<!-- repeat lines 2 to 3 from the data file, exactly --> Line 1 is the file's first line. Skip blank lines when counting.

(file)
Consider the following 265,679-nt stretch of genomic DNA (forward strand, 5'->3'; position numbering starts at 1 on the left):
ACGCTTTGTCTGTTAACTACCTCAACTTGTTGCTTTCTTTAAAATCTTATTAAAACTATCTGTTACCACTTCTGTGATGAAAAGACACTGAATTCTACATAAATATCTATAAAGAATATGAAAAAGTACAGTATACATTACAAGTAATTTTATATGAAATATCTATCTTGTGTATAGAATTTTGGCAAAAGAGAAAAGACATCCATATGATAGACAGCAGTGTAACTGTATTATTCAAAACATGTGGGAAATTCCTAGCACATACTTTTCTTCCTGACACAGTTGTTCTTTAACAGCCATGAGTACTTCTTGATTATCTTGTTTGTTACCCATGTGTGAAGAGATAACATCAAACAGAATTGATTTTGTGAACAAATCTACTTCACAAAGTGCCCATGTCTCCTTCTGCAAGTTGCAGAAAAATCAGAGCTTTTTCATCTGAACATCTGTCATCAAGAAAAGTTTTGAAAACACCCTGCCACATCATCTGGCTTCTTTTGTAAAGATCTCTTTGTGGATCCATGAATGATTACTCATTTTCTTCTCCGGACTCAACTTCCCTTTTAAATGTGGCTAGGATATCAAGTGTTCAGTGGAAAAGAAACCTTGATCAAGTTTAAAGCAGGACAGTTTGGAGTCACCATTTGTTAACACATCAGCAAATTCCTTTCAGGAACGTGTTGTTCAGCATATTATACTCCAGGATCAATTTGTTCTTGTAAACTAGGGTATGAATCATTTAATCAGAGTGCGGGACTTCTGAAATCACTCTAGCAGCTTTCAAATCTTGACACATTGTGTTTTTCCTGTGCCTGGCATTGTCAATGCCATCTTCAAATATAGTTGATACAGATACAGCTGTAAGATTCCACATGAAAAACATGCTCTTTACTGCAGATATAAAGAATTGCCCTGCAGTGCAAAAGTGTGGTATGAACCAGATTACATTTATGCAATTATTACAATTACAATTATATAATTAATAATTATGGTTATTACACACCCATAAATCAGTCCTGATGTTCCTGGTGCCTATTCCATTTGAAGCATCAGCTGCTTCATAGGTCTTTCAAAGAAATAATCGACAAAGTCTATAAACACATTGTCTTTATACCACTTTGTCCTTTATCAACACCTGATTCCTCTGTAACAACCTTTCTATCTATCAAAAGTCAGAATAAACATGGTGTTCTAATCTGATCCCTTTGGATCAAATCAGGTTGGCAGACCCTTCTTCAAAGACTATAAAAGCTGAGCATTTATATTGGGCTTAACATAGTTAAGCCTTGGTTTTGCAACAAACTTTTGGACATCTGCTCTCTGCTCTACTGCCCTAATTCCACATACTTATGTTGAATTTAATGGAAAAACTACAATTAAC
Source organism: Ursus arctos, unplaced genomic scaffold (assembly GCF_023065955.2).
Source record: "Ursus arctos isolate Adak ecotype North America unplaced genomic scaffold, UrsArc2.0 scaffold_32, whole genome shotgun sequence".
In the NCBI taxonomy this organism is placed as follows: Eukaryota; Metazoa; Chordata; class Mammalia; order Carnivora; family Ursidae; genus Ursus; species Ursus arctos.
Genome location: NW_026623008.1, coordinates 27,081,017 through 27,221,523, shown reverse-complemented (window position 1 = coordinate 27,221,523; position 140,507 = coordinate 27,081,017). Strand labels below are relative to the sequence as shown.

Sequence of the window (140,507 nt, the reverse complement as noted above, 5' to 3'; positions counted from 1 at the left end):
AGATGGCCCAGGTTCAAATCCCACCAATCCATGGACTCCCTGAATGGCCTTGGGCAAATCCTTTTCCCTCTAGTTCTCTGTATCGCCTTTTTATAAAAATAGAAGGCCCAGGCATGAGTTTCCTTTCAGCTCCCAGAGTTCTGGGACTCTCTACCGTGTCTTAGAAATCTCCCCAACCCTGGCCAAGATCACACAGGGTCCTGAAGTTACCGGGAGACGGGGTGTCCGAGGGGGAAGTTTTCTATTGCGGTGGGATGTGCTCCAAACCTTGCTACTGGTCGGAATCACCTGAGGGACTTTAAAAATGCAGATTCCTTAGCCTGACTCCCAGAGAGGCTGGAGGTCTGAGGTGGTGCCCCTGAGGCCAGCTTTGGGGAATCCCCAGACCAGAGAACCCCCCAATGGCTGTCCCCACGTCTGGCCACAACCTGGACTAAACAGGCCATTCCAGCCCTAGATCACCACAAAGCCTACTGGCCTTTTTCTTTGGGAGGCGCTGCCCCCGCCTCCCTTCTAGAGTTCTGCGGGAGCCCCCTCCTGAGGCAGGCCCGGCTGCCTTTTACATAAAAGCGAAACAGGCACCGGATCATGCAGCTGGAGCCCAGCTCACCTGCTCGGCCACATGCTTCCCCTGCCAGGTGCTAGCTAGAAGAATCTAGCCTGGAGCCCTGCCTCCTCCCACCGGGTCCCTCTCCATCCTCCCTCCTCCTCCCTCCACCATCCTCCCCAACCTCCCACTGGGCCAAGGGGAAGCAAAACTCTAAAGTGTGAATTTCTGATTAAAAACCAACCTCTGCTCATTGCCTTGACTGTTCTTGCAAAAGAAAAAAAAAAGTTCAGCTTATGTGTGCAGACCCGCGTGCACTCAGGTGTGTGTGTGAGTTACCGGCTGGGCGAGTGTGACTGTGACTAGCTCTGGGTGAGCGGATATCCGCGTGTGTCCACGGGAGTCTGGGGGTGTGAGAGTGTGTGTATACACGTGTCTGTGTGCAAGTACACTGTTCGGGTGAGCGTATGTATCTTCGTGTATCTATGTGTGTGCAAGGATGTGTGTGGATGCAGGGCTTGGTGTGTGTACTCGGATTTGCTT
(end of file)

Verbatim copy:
ACGCTTTGTCTGTTAACTACCTCAACTTGTTGCTTTCTTTAAAATCTTATTAAAACTATCTGTTACCACTTCTGTGATGAAAAGACACTGAATTCTACATAAATATCTATAAAGAATATGAAAAAGTACAGTATACATTACAAGTAATTTTATATGAAATATCTATCTTGTGTATAGAATTTTGGCAAAAGAGAAAAGACATCCATATGATAGACAGCAGTGTAACTGTATTATTCAAAACATGTGGGAAATTCCTAGCACATACTTTTCTTCCTGACACAGTTGTTCTTTAACAGCCATGAGTACTTCTTGATTATCTTGTTTGTTACCCATGTGTGAAGAGATAACATCAAACAGAATTGATTTTGTGAACAAATCTACTTCACAAAGTGCCCATGTCTCCTTCTGCAAGTTGCAGAAAAATCAGAGCTTTTTCATCTGAACATCTGTCATCAAGAAAAGTTTTGAAAACACCCTGCCACATCATCTGGCTTCTTTTGTAAAGATCTCTTTGTGGATCCATGAATGATTACTCATTTTCTTCTCCGGACTCAACTTCCCTTTTAAATGTGGCTAGGATATCAAGTGTTCAGTGGAAAAGAAACCTTGATCAAGTTTAAAGCAGGACAGTTTGGAGTCACCATTTGTTAACACATCAGCAAATTCCTTTCAGGAACGTGTTGTTCAGCATATTATACTCCAGGATCAATTTGTTCTTGTAAACTAGGGTATGAATCATTTAATCAGAGTGCGGGACTTCTGAAATCACTCTAGCAGCTTTCAAATCTTGACACATTGTGTTTTTCCTGTGCCTGGCATTGTCAATGCCATCTTCAAATATAGTTGATACAGATACAGCTGTAAGATTCCACATGAAAAACATGCTCTTTACTGCAGATATAAAGAATTGCCCTGCAGTGCAAAAGTGTGGTATGAACCAGATTACATTTATGCAATTATTACAATTACAATTATATAATTAATAATTATGGTTATTACACACCCATAAATCAGTCCTGATGTTCCTGGTGCCTATTCCATTTGAAGCATCAGCTGCTTCATAGGTCTTTCAAAGAAATAATCGACAAAGTCTATAAACACATTGTCTTTATACCACTTTGTCCTTTATCAACACCTGATTCCTCTGTAACAACCTTTCTATCTATCAAAAGTCAGAATAAACATGGTGTTCTAATCTGATCCCTTTGGATCAAATCAGGTTGGCAGACCCTTCTTCAAAGACTATAAAAGCTGAGCATTTATATTGGGCTTAACATAGTTAAGCCTTGGTTTTGCAACAAACTTTTGGACATCTGCTCTCTGCTCTACTGCCCTAATTCCACATACTTATGTTGAATTTAATGGAAAAACTACAATTAAC
Source organism: Ursus arctos, unplaced genomic scaffold (assembly GCF_023065955.2).